Article by Jacki Reinert, Psy.D.
With just a little over a month left of school, it’s time remember the impact that daily reading can make for students. Shaywitz’s (2003) graph below says so much
For those who find reading a challenge, summer is the time when just a little bit of intentional, focused oral practice every day can help a student get them back on track and regain their confidence.
For those that find reading and writing especially difficult, it’s a great time for multi-sensory scientifically based instruction, sometimes referred to as Orton-Gillingham or Structured Language approach, with a tutor trained in these methods to solidify skills. It’s time to work on skills that are lagging behind their peers, without the fatigue created by spending the day in the classroom. Students have a marvelous opportunity to make strong gains.
Whether you’ve planned some “academics” for your children or not, below are some ideas for summer activities. In addition, you could consider rewarding your child with an end of the week treat if they read at least a certain amount of time minutes for at least five days in the previous week (an old fashioned chore chart works well for this). 20 minutes a day 5 days a week is less than 2% of summer vacation. How much time do they spend practicing sports, playing computer games, or other things. Make reading a priority this summer.
Below are some ideas to encourage and enjoy reading. Need some ideas for “treats/rewards”? Try a DQ, a new book, a special dessert, and — a favorite at our house – having a picnic dinner.
- Find a movie based on a book. Watch the movie, then read/listen to the book. Talk about the differences and similarities.
- Go to the library and borrow some books and games.
- Pre-read some of the books that will be part of next year’s reading. (Get that list from the teacher before school ends.)
- Do a read-out-loud book.
- Make dinner together—read the recipe, measure the ingredients, learn about the chemistry of cooking.
- Play board games and card games.
- Encourage your child to read to a pet or younger sibling/neighbor.
- On a rainy day, have your children curl up with comic books or magazines.
- Have your child plan a dream day somewhere. Be creative: they could write about it, make a collage, research with a travel book, or just talk about their ideal day. Make sure you share your ideas, too.
- Have a TV/technology free day.
- Once a week, “drop everything and read” for 15 minutes … everyone in the house has to participate.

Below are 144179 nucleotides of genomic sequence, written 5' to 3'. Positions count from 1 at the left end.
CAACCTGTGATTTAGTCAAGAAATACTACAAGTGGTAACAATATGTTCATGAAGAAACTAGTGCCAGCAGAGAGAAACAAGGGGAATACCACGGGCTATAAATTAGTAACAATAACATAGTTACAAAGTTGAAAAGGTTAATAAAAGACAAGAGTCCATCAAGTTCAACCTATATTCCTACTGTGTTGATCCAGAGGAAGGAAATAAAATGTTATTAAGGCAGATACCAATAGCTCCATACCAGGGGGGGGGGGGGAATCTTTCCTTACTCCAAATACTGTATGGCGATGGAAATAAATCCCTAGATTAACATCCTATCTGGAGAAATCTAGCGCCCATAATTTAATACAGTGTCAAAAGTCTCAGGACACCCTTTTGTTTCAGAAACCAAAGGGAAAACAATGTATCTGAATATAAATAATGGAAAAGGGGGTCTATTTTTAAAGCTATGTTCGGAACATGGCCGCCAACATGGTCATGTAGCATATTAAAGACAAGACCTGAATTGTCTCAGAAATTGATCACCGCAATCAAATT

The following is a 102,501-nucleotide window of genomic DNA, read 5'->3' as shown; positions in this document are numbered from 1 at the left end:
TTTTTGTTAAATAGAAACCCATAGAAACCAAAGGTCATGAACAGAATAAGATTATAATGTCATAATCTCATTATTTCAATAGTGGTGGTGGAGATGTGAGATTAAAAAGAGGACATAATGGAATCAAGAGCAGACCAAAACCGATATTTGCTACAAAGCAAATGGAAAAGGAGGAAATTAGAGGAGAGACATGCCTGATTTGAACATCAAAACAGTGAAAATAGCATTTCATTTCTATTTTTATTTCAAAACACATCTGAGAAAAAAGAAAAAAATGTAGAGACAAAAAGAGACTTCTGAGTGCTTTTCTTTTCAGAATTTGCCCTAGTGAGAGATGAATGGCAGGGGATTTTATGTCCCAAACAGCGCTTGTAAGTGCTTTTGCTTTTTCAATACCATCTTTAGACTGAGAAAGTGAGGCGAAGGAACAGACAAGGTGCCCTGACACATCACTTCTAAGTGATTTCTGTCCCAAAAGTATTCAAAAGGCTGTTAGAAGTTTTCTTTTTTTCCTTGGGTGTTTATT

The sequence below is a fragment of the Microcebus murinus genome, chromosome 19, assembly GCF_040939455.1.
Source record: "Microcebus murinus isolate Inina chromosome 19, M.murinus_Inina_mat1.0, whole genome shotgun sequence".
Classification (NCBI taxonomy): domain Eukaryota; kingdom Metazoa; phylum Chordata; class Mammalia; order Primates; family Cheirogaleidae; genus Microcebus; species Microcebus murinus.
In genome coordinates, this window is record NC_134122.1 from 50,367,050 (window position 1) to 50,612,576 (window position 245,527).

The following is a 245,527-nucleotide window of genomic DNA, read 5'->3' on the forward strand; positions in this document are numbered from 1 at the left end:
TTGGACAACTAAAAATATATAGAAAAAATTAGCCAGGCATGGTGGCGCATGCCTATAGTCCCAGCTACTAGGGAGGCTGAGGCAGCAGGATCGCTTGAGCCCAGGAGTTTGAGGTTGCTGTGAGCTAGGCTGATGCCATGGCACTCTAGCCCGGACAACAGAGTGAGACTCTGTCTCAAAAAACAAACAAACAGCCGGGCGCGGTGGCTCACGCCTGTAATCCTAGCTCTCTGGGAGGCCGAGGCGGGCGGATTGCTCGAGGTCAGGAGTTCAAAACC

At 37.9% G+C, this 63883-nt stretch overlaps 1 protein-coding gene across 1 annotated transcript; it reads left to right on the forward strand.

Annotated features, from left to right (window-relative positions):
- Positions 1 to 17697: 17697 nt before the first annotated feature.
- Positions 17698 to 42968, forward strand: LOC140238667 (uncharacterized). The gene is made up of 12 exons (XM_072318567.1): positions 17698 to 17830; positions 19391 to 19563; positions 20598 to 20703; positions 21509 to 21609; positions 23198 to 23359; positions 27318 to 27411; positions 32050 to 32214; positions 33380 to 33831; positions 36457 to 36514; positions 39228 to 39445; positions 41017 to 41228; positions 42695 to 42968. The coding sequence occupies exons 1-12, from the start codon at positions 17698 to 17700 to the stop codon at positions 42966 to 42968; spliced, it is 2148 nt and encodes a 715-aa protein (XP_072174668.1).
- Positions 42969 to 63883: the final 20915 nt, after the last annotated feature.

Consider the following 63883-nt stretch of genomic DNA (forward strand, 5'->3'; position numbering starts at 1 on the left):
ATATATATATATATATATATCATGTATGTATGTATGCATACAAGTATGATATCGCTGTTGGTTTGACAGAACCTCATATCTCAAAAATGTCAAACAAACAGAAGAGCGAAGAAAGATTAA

- CREATE A READING HABIT!!!
Shaywitz, S. (2003). Overcoming Dyslexia: A new and complete science-based program for reading problems at any level. New York, NY: Vintage Books.
This is a nice comparison from Dr. Louisa Moats in her article The Whole-Language High Jinks: How to tell when ‘scientifically-based reading instruction’ isn’t. We need Scientifically Based Reading Research driving our reading instruction. (Moats. L., 2007, pg 18)
Below is a great letter written by JM Lawrence of Grapevine, TX to help a parent respond to an email from a teacher about her child’s behavior during a language art activity. The teacher indicated that she knew the child had difficulty with reading and spelling. The child also said, “this is only easy for people who can read”. Some of the laws she references are specific to TX, but it’s a great letter that I thought needed to be shared. Thank JM!
Dear _______, _______, _______
I am sorry to hear from your email that X continues to struggle with reading and spelling, which causes her to act out. Her disability, dyslexia, is at the root of the issue and it is time to protect her access to the education offered her peers. Emotionally, you can see that X would rather “look” angry and defiant than “stupid” to her classmates. She is NOT choosing this behavior, it is her protection mechanism that has developed in your building, in response to teachers and administrators choosing to delay appropriate instruction to teach her to read using methods scientifically developed for students with the characteristics of Dyslexia. While our district is not choosing to participate in the Pilot for Act 69 Early Dyslexia Screening and Intervention, it does not mean that our school does not have the obligation to do the right thing and assess my daughter for Dyslexia and provide Free Appropriate Public Education including reading instruction that meets her needs.
John King’, US Secretary of the Department of Education, used these words in his testimony before a Senate committee, “But, the IEP team would be expected to address the screening for Dyslexia as a part of the assessment of the needs of a student who is struggling.“ This is Secretary of education acknowledging that IEP assessment teams should reasonably be administering testing instruments that can be used to identify Dyslexia? As the voice of the federal department of education, he is voicing support of for my daughter who struggles to read, being identified, for her disability and then being “taught to read.”